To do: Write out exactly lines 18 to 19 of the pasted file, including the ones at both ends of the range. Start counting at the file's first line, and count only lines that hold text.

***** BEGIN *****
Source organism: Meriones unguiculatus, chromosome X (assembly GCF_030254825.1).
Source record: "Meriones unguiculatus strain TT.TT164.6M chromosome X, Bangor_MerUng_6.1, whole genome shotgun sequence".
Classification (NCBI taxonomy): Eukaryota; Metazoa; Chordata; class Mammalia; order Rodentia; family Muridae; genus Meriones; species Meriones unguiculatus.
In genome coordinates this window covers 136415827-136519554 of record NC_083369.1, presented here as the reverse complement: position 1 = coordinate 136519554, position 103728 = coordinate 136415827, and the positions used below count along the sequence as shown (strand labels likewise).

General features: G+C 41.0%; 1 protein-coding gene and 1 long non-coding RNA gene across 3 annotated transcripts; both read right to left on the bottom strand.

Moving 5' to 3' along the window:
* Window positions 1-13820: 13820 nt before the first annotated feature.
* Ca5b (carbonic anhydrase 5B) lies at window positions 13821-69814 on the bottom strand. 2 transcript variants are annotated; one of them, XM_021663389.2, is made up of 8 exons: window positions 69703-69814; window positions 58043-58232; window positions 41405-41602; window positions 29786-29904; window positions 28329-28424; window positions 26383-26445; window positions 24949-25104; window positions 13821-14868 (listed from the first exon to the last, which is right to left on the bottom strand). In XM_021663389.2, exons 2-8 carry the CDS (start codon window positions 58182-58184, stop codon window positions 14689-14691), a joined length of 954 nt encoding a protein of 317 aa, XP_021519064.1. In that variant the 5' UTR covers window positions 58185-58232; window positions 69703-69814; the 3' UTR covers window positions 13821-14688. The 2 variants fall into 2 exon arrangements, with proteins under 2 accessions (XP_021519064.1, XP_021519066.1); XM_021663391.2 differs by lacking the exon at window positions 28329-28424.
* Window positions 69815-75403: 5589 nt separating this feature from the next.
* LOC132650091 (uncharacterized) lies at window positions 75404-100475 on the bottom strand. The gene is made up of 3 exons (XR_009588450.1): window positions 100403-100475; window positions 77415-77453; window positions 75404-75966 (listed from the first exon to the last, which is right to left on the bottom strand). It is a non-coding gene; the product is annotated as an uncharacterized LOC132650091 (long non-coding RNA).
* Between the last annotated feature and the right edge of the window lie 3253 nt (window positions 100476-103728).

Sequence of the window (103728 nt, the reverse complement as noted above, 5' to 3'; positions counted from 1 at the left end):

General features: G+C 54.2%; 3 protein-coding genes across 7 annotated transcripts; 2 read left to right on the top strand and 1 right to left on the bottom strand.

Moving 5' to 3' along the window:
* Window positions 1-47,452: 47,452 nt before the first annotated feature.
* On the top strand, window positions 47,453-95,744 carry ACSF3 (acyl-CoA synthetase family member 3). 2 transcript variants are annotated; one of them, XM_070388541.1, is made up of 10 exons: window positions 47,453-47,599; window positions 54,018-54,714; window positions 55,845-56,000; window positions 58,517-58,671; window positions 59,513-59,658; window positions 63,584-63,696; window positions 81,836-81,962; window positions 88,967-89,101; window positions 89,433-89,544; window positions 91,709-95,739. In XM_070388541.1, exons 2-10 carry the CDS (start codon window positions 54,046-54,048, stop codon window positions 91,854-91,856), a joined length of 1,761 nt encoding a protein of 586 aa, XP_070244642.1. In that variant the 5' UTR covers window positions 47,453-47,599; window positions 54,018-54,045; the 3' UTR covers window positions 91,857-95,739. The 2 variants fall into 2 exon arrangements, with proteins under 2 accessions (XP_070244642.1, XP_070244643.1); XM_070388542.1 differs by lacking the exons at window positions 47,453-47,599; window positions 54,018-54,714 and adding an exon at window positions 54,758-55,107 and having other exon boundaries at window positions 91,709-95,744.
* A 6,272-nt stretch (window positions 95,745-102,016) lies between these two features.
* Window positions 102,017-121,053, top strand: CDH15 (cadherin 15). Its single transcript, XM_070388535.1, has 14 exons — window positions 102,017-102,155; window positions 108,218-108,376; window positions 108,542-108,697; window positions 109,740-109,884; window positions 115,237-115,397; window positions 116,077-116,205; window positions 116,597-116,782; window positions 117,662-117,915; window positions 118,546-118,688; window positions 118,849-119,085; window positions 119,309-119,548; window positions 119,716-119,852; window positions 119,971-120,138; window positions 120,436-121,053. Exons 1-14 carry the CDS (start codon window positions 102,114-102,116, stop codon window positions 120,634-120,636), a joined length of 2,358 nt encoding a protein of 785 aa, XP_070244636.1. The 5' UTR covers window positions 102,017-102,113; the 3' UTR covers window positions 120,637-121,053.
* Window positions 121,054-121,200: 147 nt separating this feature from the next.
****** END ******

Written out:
* Window positions 102,017-121,053, top strand: CDH15 (cadherin 15). Its single transcript, XM_070388535.1, has 14 exons — window positions 102,017-102,155; window positions 108,218-108,376; window positions 108,542-108,697; window positions 109,740-109,884; window positions 115,237-115,397; window positions 116,077-116,205; window positions 116,597-116,782; window positions 117,662-117,915; window positions 118,546-118,688; window positions 118,849-119,085; window positions 119,309-119,548; window positions 119,716-119,852; window positions 119,971-120,138; window positions 120,436-121,053. Exons 1-14 carry the CDS (start codon window positions 102,114-102,116, stop codon window positions 120,634-120,636), a joined length of 2,358 nt encoding a protein of 785 aa, XP_070244636.1. The 5' UTR covers window positions 102,017-102,113; the 3' UTR covers window positions 120,637-121,053.
* Window positions 121,054-121,200: 147 nt separating this feature from the next.